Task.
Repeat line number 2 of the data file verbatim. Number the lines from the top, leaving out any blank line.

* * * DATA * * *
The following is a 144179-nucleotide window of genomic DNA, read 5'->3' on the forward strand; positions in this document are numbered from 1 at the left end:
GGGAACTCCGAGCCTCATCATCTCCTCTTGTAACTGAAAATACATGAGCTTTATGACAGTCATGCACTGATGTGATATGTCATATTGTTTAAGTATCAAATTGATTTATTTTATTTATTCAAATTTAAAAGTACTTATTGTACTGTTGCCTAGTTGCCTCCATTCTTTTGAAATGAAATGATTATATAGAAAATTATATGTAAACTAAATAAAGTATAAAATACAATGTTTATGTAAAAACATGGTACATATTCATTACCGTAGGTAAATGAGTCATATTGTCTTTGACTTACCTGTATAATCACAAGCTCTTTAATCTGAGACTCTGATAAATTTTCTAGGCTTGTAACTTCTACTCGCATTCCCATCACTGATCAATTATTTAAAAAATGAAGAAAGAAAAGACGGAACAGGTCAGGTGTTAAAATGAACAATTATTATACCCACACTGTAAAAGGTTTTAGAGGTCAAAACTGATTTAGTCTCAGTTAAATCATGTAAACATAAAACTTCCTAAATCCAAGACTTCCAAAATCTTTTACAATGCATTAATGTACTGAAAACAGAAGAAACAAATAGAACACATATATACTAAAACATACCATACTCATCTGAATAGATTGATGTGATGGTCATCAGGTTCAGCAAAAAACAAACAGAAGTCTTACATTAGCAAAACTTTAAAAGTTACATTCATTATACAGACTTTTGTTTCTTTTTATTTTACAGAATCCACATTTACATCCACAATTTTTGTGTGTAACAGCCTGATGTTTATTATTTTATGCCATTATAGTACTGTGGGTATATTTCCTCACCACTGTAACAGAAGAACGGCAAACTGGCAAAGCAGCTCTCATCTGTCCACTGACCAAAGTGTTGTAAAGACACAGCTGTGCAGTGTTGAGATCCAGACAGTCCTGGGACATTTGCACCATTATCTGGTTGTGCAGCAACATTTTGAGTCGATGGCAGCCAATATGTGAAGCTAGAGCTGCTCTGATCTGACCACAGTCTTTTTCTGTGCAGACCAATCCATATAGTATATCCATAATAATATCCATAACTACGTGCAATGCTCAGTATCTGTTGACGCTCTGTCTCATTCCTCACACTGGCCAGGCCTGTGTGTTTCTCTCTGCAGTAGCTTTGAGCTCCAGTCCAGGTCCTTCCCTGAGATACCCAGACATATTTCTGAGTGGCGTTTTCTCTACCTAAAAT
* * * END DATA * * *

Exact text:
GGGAACTCCGAGCCTCATCATCTCCTCTTGTAACTGAAAATACATGAGCTTTATGACAGTCATGCACTGATGTGATATGTCATATTGTTTAAGTATCAAATTGATTTATTTTATTTATTCAAATTTAAAAGTACTTATTGTACTGTTGCCTAGTTGCCTCCATTCTTTTGAAATGAAATGATTATATAGAAAATTATATGTAAACTAAATAAAGTATAAAATACAATGTTTATGTAAAAACATGGTACATATTCATTACCGTAGGTAAATGAGTCATATTGTCTTTGACTTACCTGTATAATCACAAGCTCTTTAATCTGAGACTCTGATAAATTTTCTAGGCTTGTAACTTCTACTCGCATTCCCATCACTGATCAATTATTTAAAAAATGAAGAAAGAAAAGACGGAACAGGTCAGGTGTTAAAATGAACAATTATTATACCCACACTGTAAAAGGTTTTAGAGGTCAAAACTGATTTAGTCTCAGTTAAATCATGTAAACATAAAACTTCCTAAATCCAAGACTTCCAAAATCTTTTACAATGCATTAATGTACTGAAAACAGAAGAAACAAATAGAACACATATATACTAAAACATACCATACTCATCTGAATAGATTGATGTGATGGTCATCAGGTTCAGCAAAAAACAAACAGAAGTCTTACATTAGCAAAACTTTAAAAGTTACATTCATTATACAGACTTTTGTTTCTTTTTATTTTACAGAATCCACATTTACATCCACAATTTTTGTGTGTAACAGCCTGATGTTTATTATTTTATGCCATTATAGTACTGTGGGTATATTTCCTCACCACTGTAACAGAAGAACGGCAAACTGGCAAAGCAGCTCTCATCTGTCCACTGACCAAAGTGTTGTAAAGACACAGCTGTGCAGTGTTGAGATCCAGACAGTCCTGGGACATTTGCACCATTATCTGGTTGTGCAGCAACATTTTGAGTCGATGGCAGCCAATATGTGAAGCTAGAGCTGCTCTGATCTGACCACAGTCTTTTTCTGTGCAGACCAATCCATATAGTATATCCATAATAATATCCATAACTACGTGCAATGCTCAGTATCTGTTGACGCTCTGTCTCATTCCTCACACTGGCCAGGCCTGTGTGTTTCTCTCTGCAGTAGCTTTGAGCTCCAGTCCAGGTCCTTCCCTGAGATACCCAGACATATTTCTGAGTGGCGTTTTCTCTACCTAAAAT